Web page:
Tuesday, September 11, 2012
Long Out-Of-Print Book Detailing The Origins Of The Beat Now Online
Long before the advent of the Internet and social media, obsessive music fans had to rely on their wits and determination to find out about the bands and music they loved. If you lived in the U.S. during the heyday of 2-Tone, then you were at serious disadvantage. Thirty years ago, unless you lived near a large city like New York, Chicago or Los Angeles, or had a new wave radio station you could dial in, chances were you would have make due with listening to records and holding your breath that you would hear that The Specials, The Selecter or The Beat were embarking on U.S. tours. Even then, you had to hope you could get tickets and somehow get to and from the show on a school night. It seems pretty quaint and old fashioned now.
Count me as one of those obsessives. As a teen, I haunted record stores across New Jersey and New York City in search of anything that would satisfy my never ending hunger for ska, reggae and new wave records, buttons, magazines and later bootleg vinyl of live shows. One Saturday in the early 80's while scouring the racks and aisles of Tower Records in New York City, I came across the mother lode of all treasures. There, sitting quite non-chalantly on a rack with other imported rock books was a colorful copy of "The Beat: Twist & Crawl" -- I stood as if in a trance. By this time I was hooked on 2-Tone and The Beat in particular. I had studied the band's albums and cassette tapes for clues and insight. Listened to their songs and dissected their lyrics. But here before me was the definitive bible -- the Dead Sea Scrolls -- of everything I wanted and needed to know about the band. Though it cost me a king's ransom in the exchange rate between pounds to dollars at the time, I happily paid.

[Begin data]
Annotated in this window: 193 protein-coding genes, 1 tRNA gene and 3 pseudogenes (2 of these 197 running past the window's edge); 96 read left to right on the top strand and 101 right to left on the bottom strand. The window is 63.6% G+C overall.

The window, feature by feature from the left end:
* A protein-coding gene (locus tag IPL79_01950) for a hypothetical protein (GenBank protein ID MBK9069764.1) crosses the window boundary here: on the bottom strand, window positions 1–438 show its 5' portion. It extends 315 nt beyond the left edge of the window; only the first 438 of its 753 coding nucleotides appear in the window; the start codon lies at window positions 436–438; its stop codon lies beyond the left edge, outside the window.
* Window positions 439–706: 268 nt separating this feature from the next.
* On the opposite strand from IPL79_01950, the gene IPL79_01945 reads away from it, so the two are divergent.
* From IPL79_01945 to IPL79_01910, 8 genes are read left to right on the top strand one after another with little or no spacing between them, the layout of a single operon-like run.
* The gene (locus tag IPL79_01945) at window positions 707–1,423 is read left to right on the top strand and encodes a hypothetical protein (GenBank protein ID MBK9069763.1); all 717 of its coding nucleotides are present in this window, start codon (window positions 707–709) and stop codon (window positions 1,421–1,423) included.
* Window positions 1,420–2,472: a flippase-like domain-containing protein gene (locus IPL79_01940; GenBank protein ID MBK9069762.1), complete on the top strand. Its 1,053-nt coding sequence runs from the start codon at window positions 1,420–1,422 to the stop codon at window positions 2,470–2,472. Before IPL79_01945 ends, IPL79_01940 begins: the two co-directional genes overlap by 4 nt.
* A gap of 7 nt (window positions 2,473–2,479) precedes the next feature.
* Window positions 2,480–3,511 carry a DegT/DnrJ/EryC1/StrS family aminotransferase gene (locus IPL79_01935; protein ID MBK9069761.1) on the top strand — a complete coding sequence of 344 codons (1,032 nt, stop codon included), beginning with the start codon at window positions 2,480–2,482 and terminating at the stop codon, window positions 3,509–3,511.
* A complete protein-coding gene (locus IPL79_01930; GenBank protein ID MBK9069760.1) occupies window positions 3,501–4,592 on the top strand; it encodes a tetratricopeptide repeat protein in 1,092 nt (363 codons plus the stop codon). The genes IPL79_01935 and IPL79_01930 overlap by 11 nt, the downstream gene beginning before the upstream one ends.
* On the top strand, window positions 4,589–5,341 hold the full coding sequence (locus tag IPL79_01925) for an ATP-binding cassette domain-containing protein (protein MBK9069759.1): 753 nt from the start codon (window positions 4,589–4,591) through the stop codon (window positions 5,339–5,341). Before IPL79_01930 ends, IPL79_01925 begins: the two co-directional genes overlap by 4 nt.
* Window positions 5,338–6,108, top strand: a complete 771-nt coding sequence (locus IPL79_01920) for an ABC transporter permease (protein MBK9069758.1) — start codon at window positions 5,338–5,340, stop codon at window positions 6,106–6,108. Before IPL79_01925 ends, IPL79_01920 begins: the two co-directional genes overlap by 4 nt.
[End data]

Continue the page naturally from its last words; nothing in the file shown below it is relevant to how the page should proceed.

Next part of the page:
I must have read the book from cover to cover many times in the days and years that followed. It became a valued friend (in the way that inanimate objects have a way of finding a special place in your heart). The book meant so much to me, and influenced me as a musician and writer, that I still have the original copy I purchased nearly 30 years ago. Though the pages are loose and the binding is shot, it still recounts the Cinderella tale of the unlikely group of Midlanders who cooked up a irresistible mix of bubblegum pop, jaunty ska and dark dub. I lugged it along with me when my band toured with The Special Beat years later. I pulled it out to show Ranking Roger in a dingy dressing room when he came to chat with us. He looked through it before signing it for me (see above), chuckling and remarking at the many pictures in the book that he hadn't seen in years. And that is saying something. Though likely rushed to market in 1981 to capitalize on the band's then fleeting popularity in the U.K., it was put together with care.
Despite my biased affection for the book, it remains one of the best of its kind. It is an intimate, behind-the-scenes look at The Beat from their roots through to the recording of their second album "Whappen" and everything else that happened in between -- their early days, first shows, recording and first tour of the U.S. Written by Malu Halasa (who later became the wife of guitarist Andy Cox) with an insiders eye, it features rare photos and even rarer illustrations by artist Hunt Emerson (the designer of the famous 'Beat-Girl' logo).
Amazingly, for those of you that cannot get hold of the long out-of-print tome, or don't want to pay one hundred dollars or more for the originals that periodically pop up on eBay or Amazon, the full text of the book including pictures and illustrations is available to read online at the excellent Beat UK website. I hope you enjoy reading it as much as I have.